If Dogs Ruled the World (Hello Reader Level 3) by Faith McNulty, illustrated by Julie Durrel
Dogs take the place of people and people take the place of dogs.  Kind of a cute story.  It got a bit old after a while to me but I think Anna enjoyed it.

Buzz Boy and Fly Guy by Tedd Arnold
Anna loves the Fly Guy books so had to get this one when she saw it at the library.  Fly Guy writes a comic strip where he and his pet fly are super heroes. Anna loved it.

I Know an Old Lady Who Swallowed a Pie by Alison Jackson, pictures by Judith Byron Schachner
This is a cute parody of I Know an Old Lady Who Swallowed a Fly.  The old lady in the story eats more than her fill at the thanksgiving supper.  Anna enjoyed the book

That New Animal by Emily Jenkins, pictures by Pierre Pratt
Told from the point of view of two dogs that are not impressed when their humans have a baby.  Kind of cute.  A good reminder to not forgot the pets when a baby comes into the house.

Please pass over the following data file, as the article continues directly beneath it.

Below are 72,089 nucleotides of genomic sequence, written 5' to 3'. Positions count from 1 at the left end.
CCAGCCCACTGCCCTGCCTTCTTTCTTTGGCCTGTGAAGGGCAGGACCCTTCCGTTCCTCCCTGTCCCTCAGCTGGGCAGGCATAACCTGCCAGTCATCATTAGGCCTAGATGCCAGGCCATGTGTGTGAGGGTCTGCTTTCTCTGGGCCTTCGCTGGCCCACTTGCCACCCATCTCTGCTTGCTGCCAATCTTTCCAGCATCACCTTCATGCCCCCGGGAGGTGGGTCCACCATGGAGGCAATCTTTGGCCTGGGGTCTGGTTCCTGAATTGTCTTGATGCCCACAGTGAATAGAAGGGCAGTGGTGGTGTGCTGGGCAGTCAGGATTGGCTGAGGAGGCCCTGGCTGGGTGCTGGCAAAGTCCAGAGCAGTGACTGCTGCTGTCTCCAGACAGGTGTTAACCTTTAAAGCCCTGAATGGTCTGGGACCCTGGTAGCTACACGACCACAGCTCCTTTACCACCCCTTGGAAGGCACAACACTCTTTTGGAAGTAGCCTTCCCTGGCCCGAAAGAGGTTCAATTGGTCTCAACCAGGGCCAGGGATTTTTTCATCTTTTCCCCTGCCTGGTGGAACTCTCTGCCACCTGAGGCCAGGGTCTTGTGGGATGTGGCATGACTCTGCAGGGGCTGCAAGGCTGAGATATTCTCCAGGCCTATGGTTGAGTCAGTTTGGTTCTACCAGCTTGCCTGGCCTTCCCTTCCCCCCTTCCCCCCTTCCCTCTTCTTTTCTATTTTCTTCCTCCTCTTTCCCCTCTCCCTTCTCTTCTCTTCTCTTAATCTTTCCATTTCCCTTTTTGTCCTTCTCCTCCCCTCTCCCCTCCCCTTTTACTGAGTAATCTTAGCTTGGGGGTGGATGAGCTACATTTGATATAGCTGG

Franklin Forgives by Sharon Jennings, illustrated by Celeste Gagnon
Anna loves Franklin and actually saw a TV episode like this story.  Franklin has a hard time forgiving his little sister for losing something very important to him.

The rest of these books are all Level 2 Kids Can Read Books:

Franklin and the Bubble Gum by Sharon Jennings
Franklin has some luck which turns out to be bad luck for someone else, but Franklin does his part to fix things and is rewarded for it.  A great story for discussing honesty and integrity.

Franklin's Library Book by Sharon Jennings
Franklin loses a library book and is very worried about it.

Franklin's Soapbox Derby by Sharon Jennings
Franklin and Bear try to make a prize winning Soapbox for the Derby.

Franklin the Detective by Sharon Jennings
Franklin looks for clues to help solve mysteries.  

Franklin and the Cookies by Sharon Jennings
Franklin and Bear have fun making and eating cookies.  Includes a recipe for chocolate chip cookies that we just had to try.